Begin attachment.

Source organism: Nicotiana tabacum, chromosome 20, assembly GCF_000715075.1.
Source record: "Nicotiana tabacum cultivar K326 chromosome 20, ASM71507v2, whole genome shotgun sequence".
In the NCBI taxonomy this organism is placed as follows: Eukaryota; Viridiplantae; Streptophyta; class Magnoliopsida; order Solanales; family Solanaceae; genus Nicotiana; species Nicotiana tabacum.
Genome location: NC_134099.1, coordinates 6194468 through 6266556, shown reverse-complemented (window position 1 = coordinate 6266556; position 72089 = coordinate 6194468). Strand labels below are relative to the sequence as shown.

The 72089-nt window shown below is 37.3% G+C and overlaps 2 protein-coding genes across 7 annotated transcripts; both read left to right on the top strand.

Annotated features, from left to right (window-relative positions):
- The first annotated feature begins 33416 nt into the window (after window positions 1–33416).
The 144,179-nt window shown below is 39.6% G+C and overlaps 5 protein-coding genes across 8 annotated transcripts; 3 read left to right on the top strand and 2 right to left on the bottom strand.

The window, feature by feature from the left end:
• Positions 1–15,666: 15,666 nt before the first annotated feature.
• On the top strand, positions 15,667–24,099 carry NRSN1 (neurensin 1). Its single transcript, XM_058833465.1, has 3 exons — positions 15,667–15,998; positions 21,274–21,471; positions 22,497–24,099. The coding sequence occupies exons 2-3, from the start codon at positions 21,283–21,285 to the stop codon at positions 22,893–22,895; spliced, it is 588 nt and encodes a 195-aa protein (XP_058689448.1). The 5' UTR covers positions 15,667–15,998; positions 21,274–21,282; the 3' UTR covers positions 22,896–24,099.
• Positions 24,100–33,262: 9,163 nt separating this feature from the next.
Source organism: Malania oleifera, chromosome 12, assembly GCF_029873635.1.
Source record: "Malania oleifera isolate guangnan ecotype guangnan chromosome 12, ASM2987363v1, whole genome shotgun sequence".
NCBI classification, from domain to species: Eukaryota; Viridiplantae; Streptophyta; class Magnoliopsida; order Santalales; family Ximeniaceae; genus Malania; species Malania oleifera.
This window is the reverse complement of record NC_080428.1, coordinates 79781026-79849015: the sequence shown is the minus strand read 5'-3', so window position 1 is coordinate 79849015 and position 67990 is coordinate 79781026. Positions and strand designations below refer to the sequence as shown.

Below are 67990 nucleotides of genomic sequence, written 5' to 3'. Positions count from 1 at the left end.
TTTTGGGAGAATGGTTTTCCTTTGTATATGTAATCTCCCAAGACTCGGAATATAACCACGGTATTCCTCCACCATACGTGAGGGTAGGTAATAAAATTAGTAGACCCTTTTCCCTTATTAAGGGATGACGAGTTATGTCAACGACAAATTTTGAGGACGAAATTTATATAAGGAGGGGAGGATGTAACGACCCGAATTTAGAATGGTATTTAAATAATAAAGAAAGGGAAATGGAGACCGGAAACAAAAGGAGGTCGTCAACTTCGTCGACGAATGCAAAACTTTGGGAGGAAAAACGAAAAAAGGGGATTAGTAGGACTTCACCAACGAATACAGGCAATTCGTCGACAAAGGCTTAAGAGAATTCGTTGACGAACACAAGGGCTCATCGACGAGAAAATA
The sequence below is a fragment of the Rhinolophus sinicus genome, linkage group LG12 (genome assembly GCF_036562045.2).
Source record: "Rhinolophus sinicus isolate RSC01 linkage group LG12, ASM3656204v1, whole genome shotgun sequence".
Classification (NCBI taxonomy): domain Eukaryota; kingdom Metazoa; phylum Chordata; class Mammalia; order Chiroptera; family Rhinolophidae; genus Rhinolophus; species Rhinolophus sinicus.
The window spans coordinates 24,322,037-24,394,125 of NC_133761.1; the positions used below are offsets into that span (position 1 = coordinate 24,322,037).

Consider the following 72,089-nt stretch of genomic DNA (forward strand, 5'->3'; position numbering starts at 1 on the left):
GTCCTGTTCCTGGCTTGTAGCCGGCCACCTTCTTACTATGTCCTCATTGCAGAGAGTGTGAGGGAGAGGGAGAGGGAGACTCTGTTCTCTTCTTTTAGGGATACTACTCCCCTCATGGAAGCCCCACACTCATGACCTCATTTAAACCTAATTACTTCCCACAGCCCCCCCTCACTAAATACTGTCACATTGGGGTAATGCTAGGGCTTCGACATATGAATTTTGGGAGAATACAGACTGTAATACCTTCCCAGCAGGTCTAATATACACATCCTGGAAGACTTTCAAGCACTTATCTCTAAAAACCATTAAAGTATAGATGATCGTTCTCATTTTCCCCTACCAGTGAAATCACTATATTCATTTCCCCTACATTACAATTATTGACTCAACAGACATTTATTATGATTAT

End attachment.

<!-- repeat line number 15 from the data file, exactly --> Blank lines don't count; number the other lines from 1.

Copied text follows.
NCBI classification, from domain to species: Eukaryota; Viridiplantae; Streptophyta; class Magnoliopsida; order Santalales; family Ximeniaceae; genus Malania; species Malania oleifera.